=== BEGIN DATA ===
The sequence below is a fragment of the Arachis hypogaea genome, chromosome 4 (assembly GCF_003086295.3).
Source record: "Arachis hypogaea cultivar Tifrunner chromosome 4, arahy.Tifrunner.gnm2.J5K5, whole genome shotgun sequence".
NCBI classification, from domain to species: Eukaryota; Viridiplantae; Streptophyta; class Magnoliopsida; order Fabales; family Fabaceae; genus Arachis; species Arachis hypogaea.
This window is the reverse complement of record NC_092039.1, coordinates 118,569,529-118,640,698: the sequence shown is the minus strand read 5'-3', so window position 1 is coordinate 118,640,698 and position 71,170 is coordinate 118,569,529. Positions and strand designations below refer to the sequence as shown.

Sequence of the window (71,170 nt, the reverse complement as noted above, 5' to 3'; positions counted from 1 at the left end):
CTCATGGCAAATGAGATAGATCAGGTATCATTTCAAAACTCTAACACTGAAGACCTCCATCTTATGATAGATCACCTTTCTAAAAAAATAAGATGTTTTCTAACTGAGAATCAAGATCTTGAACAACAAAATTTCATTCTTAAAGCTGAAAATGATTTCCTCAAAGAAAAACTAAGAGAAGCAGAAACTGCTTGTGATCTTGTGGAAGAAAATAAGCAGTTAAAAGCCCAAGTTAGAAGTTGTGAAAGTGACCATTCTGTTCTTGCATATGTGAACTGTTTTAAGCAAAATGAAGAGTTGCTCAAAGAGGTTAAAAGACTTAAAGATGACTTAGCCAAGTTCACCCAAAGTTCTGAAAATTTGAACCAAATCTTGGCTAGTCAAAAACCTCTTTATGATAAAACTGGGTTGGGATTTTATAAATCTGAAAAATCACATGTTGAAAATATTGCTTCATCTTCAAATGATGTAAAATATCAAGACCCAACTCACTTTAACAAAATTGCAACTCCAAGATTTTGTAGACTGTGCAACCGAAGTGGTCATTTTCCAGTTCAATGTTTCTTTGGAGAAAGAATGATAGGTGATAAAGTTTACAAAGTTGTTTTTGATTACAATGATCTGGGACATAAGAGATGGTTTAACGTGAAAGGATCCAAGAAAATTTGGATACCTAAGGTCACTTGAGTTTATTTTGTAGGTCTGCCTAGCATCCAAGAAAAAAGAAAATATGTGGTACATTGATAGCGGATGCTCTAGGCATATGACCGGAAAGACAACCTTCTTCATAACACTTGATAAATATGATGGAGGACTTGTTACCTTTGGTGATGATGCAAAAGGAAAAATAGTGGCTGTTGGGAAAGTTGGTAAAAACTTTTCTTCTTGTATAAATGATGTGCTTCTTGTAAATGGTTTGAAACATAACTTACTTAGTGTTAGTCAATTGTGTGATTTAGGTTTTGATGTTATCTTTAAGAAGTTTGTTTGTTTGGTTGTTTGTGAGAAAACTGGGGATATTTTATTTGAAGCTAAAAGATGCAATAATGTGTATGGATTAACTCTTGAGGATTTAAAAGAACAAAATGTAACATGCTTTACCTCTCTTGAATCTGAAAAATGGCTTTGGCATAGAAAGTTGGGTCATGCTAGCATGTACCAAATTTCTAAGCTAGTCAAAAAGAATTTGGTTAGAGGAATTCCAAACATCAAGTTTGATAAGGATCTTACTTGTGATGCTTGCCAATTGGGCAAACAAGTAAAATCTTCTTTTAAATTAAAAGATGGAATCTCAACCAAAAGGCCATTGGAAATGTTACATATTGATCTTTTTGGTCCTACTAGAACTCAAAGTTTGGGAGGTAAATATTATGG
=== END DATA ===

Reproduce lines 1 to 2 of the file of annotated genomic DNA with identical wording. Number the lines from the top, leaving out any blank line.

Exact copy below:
The sequence below is a fragment of the Arachis hypogaea genome, chromosome 4 (assembly GCF_003086295.3).
Source record: "Arachis hypogaea cultivar Tifrunner chromosome 4, arahy.Tifrunner.gnm2.J5K5, whole genome shotgun sequence".